Ariel Sharon, former Israeli Prime Minister, dies at 85
1977-81: As Menachem Begin's agriculture minister, begins push to build dozens of Jewish settlements in West Bank and Gaza Strip, despite Palestinian and international protest. Settlements are one of most contentious issues in current peace negotiations.
April 25, 1982: As defense minister, overrides resistance from Jewish settlers in Yamit settlement during Israeli withdrawal from Sinai Peninsula, and has their homes bulldozed to rubble.
June 6, 1982: Engineers Israel's invasion of Lebanon, portraying it as quick, limited strike to drive Palestinian fighters from Israel's northern border. But Israeli troops advance to outskirts of Beirut and war escalates. Fighting continues in southern Lebanon until Israel withdraws in 2000.
Sept. 16-18, 1982: Loses job as defense minister after Israeli-allied Christian militia kills hundreds of Palestinians at refugee camps in west Beirut, sparking international outrage.
1986: Sharon wins libel suit against Time Magazine in U.S., where a jury finds the magazine made a factual error in claiming a secret Israeli report said Sharon had discussed revenge with Lebanese officials before the massacre. But the jury says Time is not liable for monetary damages.
1997: An Israeli court dismisses another libel suit filed by Sharon against an Israeli journalist who wrote that Sharon had deceived former Prime Minister Menachem Begin in leading the country to war. An appeal is also rejected.
Sept. 28, 2000: As opposition leader, Sharon visits Jerusalem's Temple Mount to emphasize Israel's claim of sovereignty. Muslims, who call site the Noble Sanctuary, erupt in violence. Palestinians say Sharon's visit triggered resumption of uprising, while his supporters contend violence was already planned by Palestinians.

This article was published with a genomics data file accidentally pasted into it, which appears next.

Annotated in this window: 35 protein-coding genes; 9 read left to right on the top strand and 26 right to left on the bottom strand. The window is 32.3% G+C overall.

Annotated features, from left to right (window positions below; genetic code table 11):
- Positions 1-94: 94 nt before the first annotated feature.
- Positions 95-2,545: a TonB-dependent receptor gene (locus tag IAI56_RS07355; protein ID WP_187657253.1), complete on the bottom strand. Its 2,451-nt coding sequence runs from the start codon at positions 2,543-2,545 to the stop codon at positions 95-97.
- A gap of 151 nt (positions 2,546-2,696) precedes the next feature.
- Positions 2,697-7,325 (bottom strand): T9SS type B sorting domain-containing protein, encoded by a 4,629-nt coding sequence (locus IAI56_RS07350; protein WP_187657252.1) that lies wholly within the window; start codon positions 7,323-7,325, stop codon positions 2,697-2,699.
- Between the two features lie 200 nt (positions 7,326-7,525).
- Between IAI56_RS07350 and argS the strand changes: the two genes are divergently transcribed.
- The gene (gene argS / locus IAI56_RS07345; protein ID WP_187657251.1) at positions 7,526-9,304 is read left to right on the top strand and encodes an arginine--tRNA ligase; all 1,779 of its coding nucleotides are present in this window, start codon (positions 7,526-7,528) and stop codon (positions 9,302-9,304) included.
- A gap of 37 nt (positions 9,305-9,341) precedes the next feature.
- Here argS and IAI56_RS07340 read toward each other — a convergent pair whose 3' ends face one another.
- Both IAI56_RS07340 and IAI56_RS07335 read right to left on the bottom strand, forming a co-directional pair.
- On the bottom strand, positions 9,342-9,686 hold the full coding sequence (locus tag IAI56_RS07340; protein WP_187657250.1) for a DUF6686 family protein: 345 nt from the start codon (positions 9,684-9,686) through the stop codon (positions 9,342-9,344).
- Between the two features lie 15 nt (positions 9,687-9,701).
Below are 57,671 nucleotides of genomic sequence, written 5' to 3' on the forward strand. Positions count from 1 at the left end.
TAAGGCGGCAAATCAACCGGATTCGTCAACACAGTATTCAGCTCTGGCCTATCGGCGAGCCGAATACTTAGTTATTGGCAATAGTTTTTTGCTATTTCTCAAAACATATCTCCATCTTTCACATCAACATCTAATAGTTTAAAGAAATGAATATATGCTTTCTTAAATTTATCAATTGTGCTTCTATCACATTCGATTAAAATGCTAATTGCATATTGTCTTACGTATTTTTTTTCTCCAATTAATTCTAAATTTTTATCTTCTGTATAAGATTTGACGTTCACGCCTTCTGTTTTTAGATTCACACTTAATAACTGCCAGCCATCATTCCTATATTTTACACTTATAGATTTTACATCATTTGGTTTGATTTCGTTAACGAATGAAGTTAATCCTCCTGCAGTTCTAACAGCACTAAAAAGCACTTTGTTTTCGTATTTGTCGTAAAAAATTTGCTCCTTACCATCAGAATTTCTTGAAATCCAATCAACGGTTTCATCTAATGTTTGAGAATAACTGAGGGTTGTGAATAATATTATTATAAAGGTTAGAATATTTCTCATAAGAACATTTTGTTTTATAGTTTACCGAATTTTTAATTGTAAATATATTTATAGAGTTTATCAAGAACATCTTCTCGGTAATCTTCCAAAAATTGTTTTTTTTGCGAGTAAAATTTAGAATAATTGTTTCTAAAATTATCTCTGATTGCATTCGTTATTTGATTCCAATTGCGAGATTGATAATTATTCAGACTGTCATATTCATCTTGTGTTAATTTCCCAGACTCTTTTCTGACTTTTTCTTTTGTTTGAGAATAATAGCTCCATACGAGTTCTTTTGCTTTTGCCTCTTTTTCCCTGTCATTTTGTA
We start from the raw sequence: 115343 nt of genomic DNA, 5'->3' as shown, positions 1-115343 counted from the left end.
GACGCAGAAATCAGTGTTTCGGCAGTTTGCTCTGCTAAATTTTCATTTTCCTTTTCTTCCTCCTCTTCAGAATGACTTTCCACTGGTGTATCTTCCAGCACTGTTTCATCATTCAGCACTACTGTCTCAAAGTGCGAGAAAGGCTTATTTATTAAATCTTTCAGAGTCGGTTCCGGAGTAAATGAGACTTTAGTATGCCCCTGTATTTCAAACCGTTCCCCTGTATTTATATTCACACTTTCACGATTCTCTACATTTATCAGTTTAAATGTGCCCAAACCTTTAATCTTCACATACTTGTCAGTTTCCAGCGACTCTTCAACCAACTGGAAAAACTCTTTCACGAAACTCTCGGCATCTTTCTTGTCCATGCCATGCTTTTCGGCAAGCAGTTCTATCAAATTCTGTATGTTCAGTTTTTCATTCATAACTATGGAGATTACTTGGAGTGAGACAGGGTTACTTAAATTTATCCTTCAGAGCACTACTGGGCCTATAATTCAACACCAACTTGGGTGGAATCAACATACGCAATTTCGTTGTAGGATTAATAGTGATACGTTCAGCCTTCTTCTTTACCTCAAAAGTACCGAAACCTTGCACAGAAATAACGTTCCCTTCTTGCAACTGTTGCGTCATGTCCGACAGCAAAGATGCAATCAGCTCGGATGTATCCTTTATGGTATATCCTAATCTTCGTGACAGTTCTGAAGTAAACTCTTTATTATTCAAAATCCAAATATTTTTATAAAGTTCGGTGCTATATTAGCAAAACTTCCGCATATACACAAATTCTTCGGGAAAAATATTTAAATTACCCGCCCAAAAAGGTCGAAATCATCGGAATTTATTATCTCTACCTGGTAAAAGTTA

Feb. 6, 2001: In midst of political crisis, wins landslide victory over premier Ehud Barak in election for prime minister.
2003: Wins early elections and remains prime minister. Later starts construction of Israel's separation barrier in West Bank in response to wave of Palestinian suicide bombings.
Feb. 8, 2005: Announces, with Palestinian President Mahmoud Abbas, cease-fire in Palestinian uprising.
Aug. 17, 2005: Begins unilateral withdrawal from Gaza and small part of West Bank, after reversing decades of support for Jewish settlement construction and expansion.
November 2005: Amid growing dissent within Likud over Gaza withdrawal, leaves party with many key allies to found centrist Kadima with eye on elections set for following March 28.
Dec. 18, 2005: Suffers mild stroke, leaves hospital two days later.
Jan. 4, 2006: On eve of scheduled heart procedure, suffers massive stroke and falls into coma.
May 28, 2006: Sharon, still in a coma, is transferred from Hadassah Hospital in Jerusalem to a long-term-care facility at Tel Aviv's Chaim Sheba Medical Center.
Aug. 14, 2006: Doctors announce that condition has greatly deteriorated.
Nov. 12, 2010: Sharon is moved to his ranch in southern Israel. But days later, he is returned to Sheba.
Oct. 25, 2011: One of Sharon's sons says his father can move his eyes and fingers when spoken to.
Jan. 27, 2013: Medical experts say new tests show significant brain activity by Sharon, but say he remains in a deep coma.
Jan. 11, 2013: Dies at age 85.